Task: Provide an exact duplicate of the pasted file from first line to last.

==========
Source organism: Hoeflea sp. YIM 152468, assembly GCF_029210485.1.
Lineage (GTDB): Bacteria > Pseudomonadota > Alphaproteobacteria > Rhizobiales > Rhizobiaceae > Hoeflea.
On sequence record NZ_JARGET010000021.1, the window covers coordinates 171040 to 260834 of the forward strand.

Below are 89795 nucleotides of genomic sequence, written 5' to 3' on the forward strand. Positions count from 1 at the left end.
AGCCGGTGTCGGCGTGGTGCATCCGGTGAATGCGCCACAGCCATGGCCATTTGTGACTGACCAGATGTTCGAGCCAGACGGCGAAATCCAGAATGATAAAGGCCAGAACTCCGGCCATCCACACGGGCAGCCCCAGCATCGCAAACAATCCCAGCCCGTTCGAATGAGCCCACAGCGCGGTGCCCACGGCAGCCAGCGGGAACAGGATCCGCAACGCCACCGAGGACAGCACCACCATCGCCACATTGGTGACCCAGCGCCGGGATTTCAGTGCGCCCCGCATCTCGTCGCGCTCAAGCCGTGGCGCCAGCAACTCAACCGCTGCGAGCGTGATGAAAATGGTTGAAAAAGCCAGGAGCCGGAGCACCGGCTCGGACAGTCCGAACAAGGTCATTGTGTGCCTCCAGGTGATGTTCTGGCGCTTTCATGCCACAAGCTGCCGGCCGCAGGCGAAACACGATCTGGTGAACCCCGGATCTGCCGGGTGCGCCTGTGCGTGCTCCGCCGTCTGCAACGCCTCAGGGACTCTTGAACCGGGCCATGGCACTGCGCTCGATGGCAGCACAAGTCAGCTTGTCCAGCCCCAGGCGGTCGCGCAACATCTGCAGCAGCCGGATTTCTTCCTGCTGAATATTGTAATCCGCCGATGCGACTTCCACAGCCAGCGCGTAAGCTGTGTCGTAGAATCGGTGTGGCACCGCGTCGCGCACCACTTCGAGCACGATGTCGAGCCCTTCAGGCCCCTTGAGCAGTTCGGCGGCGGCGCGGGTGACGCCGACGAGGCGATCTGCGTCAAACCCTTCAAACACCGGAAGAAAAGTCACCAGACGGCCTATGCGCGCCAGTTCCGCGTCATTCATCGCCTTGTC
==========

Source organism: Hoeflea sp. YIM 152468, assembly GCF_029210485.1.
Lineage (GTDB): Bacteria > Pseudomonadota > Alphaproteobacteria > Rhizobiales > Rhizobiaceae > Hoeflea.
On sequence record NZ_JARGET010000021.1, the window covers coordinates 171040 to 260834 of the forward strand.

Below are 89795 nucleotides of genomic sequence, written 5' to 3' on the forward strand. Positions count from 1 at the left end.
AGCCGGTGTCGGCGTGGTGCATCCGGTGAATGCGCCACAGCCATGGCCATTTGTGACTGACCAGATGTTCGAGCCAGACGGCGAAATCCAGAATGATAAAGGCCAGAACTCCGGCCATCCACACGGGCAGCCCCAGCATCGCAAACAATCCCAGCCCGTTCGAATGAGCCCACAGCGCGGTGCCCACGGCAGCCAGCGGGAACAGGATCCGCAACGCCACCGAGGACAGCACCACCATCGCCACATTGGTGACCCAGCGCCGGGATTTCAGTGCGCCCCGCATCTCGTCGCGCTCAAGCCGTGGCGCCAGCAACTCAACCGCTGCGAGCGTGATGAAAATGGTTGAAAAAGCCAGGAGCCGGAGCACCGGCTCGGACAGTCCGAACAAGGTCATTGTGTGCCTCCAGGTGATGTTCTGGCGCTTTCATGCCACAAGCTGCCGGCCGCAGGCGAAACACGATCTGGTGAACCCCGGATCTGCCGGGTGCGCCTGTGCGTGCTCCGCCGTCTGCAACGCCTCAGGGACTCTTGAACCGGGCCATGGCACTGCGCTCGATGGCAGCACAAGTCAGCTTGTCCAGCCCCAGGCGGTCGCGCAACATCTGCAGCAGCCGGATTTCTTCCTGCTGAATATTGTAATCCGCCGATGCGACTTCCACAGCCAGCGCGTAAGCTGTGTCGTAGAATCGGTGTGGCACCGCGTCGCGCACCACTTCGAGCACGATGTCGAGCCCTTCAGGCCCCTTGAGCAGTTCGGCGGCGGCGCGGGTGACGCCGACGAGGCGATCTGCGTCAAACCCTTCAAACACCGGAAGAAAAGTCACCAGACGGCCTATGCGCGCCAGTTCCGCGTCATTCATCGCCTTGTC